As soon as you walk into Minnetonka Christian Academy, you are greeted with students’ art. It is displayed from the walls and the ceiling and it washes over you.

Take a quick left and you will see a mural of a famous painting by impressionist Georges Seurat on the wall. In the art room there are displays of student work everywhere—ranging from pencil drawings to replicas of Egyptian headdresses that would do a pharaoh proud.

Art teacher Suzanne Elmer inspires this creativity at both Minnetonka Christian Academy and Maplewood Academy in Minnesota. Between the two schools, she teaches art to students ages 4-18.

“I’ve been interested in art all my life,” Elmer says. Despite a long history of artists in her family, she studied health education in college because her father insisted on a more marketable degree than art.

“In 1994, the principal at Minnetonka contacted me and said the school needed an art department,” Elmer recalls. “I said, ‘Yes!’” She loves to show students that they have some of that creativity that God has given to each of us.

“It is the most fulfilling when you see kids who think they can’t do anything with art change their mindset and discover they have talent,” she adds. “You see that transformation from ‘I can’t’ to ‘I can.’”

Looking for beauty

Elmer also enjoys relating beauty to the Master Artist. “Sometimes I have students draw or paint something up close to see the beauty of how God created it,” she explains. “We usually don’t observe the color patterns and texture that God put there for us to enjoy. After art class, students often see God in a new way. They see Jesus in a new way.”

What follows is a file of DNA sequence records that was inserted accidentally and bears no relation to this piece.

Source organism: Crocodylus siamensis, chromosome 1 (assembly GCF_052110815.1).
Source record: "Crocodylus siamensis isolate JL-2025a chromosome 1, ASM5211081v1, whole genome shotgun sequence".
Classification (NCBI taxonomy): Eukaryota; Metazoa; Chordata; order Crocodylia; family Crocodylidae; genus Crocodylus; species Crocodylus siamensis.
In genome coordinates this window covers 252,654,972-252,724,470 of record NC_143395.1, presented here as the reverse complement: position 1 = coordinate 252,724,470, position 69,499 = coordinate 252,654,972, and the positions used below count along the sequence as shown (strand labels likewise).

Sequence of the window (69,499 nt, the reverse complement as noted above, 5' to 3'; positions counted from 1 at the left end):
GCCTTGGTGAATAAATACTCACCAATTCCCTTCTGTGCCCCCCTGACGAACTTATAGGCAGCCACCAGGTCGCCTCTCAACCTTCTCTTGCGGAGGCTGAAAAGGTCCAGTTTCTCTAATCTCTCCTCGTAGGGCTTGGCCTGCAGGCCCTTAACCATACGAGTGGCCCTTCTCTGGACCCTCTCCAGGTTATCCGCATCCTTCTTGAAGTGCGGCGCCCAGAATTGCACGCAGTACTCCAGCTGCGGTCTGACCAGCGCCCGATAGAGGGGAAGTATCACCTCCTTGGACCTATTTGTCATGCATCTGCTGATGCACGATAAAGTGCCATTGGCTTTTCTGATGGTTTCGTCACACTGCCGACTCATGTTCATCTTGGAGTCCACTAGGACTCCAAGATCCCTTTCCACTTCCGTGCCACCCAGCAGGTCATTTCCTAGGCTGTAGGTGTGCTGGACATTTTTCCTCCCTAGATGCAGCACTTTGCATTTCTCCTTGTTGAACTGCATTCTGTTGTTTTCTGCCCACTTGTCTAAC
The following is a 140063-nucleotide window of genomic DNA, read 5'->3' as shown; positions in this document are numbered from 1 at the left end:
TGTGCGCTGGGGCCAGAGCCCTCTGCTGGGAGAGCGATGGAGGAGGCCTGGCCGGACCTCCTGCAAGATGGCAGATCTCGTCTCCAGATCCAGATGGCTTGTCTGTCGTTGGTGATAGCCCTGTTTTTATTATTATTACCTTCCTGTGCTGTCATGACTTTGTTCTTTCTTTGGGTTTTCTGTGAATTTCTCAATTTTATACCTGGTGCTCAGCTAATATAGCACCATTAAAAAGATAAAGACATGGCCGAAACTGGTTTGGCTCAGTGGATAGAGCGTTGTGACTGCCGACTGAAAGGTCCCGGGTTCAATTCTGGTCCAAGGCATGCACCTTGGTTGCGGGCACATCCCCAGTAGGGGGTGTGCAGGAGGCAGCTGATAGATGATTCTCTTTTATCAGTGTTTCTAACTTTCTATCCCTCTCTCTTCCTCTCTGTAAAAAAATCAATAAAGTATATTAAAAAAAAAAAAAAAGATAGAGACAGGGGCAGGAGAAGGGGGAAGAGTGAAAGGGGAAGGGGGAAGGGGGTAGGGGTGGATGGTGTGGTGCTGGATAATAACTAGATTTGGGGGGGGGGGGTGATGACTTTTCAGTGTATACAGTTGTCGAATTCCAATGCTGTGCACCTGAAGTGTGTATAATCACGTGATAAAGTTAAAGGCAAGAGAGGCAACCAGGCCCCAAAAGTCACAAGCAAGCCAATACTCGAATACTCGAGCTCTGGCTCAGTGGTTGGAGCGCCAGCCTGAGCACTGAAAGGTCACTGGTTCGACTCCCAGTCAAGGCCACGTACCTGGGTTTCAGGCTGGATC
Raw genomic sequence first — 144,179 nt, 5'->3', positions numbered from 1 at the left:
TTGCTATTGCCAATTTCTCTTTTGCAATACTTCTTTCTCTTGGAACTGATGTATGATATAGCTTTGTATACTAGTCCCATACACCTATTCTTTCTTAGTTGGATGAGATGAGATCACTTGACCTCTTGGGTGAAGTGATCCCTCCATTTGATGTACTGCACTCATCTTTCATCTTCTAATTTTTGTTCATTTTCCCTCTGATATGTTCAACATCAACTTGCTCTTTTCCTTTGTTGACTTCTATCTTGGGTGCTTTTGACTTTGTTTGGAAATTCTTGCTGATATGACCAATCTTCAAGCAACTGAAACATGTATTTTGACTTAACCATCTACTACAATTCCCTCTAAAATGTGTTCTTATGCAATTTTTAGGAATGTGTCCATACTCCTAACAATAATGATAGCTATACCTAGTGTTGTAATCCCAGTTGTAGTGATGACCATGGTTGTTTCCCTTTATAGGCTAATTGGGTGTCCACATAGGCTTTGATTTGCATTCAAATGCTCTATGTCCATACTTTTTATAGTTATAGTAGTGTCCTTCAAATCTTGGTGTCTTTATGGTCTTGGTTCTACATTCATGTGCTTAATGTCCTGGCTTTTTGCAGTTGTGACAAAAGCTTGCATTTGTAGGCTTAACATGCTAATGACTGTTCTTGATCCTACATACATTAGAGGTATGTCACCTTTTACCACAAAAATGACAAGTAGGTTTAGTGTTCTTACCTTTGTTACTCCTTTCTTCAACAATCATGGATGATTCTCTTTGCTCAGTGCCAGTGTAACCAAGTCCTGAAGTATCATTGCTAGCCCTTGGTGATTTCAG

Sophomore Shelly Parral experienced that change firsthand. “In one class, she taught us to draw an eyeball,” Shelly said. “She taught us how God sees us and how the world perceives us. It makes you think how beautiful you are to God.”

Sophomore Olivia Sweet said, “She helped me because I want things to be perfect. She helped me to be open to whatever comes up and that it does not have to be perfect at the start.”

One common thread through Mrs. Elmer’s classes is an emphasis on God and a positive view of life. “I like art that is on the happy side,” she says, “but sometimes kids are dealing with depression and it comes out in their work, and that is okay.”

Students quickly see in Mrs. Elmer lots of reasons to be thankful and happy. “She will smile at me in the hallway and she is so friendly,” 10th-grader Shee Paw said. “Mrs. Elmer has so many ideas and so many techniques for different kinds of art.”

Art class may use traditional mediums like water colors and pastels or it may be sculpture using masking tape or mailing tape. Her most recent new tool is Sharpies.

As students do their best to improve their artistic techniques, Elmer sees her role as a simple one. “God gives creativity to everyone; sometimes we have to have it pulled out,” she says. “That is my job, pulling it out.”

John Bedell is education superintendent for the Minnesota Conference.